Tensions within Sudan’s civilian-military transitional administration broke into the open again at the weekend.
The disagreement was over a new body meant to act as a non-executive political facilitator but given wider powers by the army chief who also serves as the de facto head of state.
The civilian prime minister said the make-up and mandate of the 29-member council breached the interim constitution and did not include youths or women.
Relations between the government, led by economist Abdalla Hamdok, and the military component of the transitional administration led by Gen Abdel Fattah Al Burhan have been beset by bouts of tension since August last year when they agreed on a power-sharing deal for a transitional period before free elections are held in 2022. The agreement followed the military's removal of dictator Omar Al Bashir in April last year.
Gen Al Burhan is the chairman of the 11-member Sovereignty Council, making him the country’s de facto head of state. Mr Hamdok is head of the executive branch and has at times complained that the generals encroached on his and the Cabinet’s mandate.
The latest friction began when Gen Al Burhan last week issued a decree to set up a new body called the Council of the Partners of the Transitional Period with himself as head. He named as members five generals, the prime minister, key figures in the pro-democracy movement that led to Al Bashir's removal and representatives of rebel groups that signed a peace deal with the government.
In theory, the council would be dominated by the generals and representatives of the rebel groups who are known to be closer to the military than to civilians on the Sovereignty Council or the Cabinet.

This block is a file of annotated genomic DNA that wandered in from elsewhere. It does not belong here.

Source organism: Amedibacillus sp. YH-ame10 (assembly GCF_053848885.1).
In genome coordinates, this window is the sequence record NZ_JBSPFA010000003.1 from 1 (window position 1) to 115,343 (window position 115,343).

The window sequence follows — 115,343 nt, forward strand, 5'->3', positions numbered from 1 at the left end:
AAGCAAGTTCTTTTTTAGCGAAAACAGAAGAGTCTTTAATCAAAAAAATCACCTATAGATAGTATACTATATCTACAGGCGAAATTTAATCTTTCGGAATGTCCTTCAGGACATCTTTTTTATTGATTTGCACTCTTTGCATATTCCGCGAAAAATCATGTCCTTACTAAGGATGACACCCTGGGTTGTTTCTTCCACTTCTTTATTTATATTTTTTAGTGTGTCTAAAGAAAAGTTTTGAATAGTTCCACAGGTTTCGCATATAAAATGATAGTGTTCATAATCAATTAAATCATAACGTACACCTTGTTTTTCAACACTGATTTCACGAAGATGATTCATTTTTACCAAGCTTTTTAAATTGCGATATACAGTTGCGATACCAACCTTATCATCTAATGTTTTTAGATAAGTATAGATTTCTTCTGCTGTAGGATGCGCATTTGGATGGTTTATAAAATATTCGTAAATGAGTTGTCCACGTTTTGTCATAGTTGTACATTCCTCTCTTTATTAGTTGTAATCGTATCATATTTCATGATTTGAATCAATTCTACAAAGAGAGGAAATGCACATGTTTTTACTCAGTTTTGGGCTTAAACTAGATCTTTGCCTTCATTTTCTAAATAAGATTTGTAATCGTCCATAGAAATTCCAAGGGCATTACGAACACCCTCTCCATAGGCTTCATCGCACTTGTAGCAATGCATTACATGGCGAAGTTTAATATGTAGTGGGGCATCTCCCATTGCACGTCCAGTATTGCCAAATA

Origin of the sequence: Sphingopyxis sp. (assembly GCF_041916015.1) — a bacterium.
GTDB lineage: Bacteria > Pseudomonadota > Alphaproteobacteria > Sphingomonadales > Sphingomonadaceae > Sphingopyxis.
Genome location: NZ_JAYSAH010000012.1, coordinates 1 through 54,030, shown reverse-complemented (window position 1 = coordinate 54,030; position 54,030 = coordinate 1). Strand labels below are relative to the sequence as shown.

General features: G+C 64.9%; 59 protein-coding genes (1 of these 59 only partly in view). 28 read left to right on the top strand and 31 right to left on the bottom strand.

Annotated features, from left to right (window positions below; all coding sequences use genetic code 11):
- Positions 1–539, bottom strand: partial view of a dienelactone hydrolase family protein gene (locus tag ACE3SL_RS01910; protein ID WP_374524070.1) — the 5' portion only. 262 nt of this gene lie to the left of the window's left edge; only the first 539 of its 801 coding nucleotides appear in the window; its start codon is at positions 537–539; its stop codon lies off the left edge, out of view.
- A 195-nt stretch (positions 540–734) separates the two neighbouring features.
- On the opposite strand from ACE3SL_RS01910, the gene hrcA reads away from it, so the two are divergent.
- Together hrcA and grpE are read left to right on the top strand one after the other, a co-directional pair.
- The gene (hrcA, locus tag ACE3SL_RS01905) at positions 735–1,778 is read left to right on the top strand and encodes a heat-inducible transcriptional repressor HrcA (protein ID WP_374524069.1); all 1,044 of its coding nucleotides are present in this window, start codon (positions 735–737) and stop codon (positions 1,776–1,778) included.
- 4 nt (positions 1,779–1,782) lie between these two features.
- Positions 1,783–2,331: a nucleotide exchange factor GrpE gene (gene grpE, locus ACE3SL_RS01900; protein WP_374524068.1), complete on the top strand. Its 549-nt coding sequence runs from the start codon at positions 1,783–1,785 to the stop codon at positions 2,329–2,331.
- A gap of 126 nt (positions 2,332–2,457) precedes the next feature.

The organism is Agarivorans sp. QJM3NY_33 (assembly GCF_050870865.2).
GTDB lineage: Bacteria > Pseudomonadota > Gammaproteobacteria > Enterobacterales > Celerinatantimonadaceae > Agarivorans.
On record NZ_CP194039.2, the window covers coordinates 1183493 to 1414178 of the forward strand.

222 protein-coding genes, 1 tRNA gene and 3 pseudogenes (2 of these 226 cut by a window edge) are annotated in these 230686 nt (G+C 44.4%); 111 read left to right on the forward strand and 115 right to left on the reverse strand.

With its present form and mandate, the council amounted to a "coup against the state's civilian bodies ... by giving it the right to decide on key issues", said civilian Sovereignty Council member Aisha Moussa, reported by the pan-Arab daily Asharq Al Awsat on Monday.
Gen Al Burhan's decree said the new body’s task was to direct the transitional period in a way that serves the high interests of the nation and to narrow differences within the administration. It said the new body could assume additional powers, if necessary, to exercise its authority.
Information Minister Faisal Mohammed Saleh, also the government spokesman, said the decree was in breach of an agreement reached earlier on the council's terms of reference. He said its members did not include a proportionate number of youths and women. "There is an impression now that the council will have supervisory powers over different agencies. That violates the agreement and the constitutional document," the ministersaid.
“We fully understand the challenges of transition and those facing governance in its present form ... it is our duty as Sudanese first and as an executive body in which the Sudanese people have placed their trust to protect the gains of the glorious December revolution to declare our opposition to the make-up of the Council of the Partners of the Transitional period in its present form,” he said.
"We call on all parties to reconsider the make-up and mandate" of the council, he said.
“There is a general impression that the new council will bolster the powers of the military,” said prominent Africa expert Hany Raslan of the Al Ahram Centre for Political and Strategic Studies. “It may be the start of excluding revolutionary forces from decision-making.”
The dispute is the latest sign of strains between the government and the military-led Sovereignty Council.
Mr Hamdok took exception to a meeting in Uganda in February between Gen Al Burhan and Israeli Prime Minister Benjamin Netanyahu, arguing that neither he nor his government had been given advance notice. Sudan and Israel were technically in a state of war for decades until they agreed to normalise relations in September.
The civilian-led government also protested against the military’s growing ties with Israel. Mr Saleh said a recent visit by an Israeli delegation to Sudanese military manufacturing facilities was made without the knowledge of the Cabinet.
Foreign relations are “supposed to be in the hands of the council of ministers”, he told S24, a Khartoum TV channel, on Saturday. “But matters related to normalisation have actually been unilaterally seized by the military.”
Other differences include the taxation of military-owned companies and the question of maintaining security in the capital Khartoum and other cities after an increase in street crime.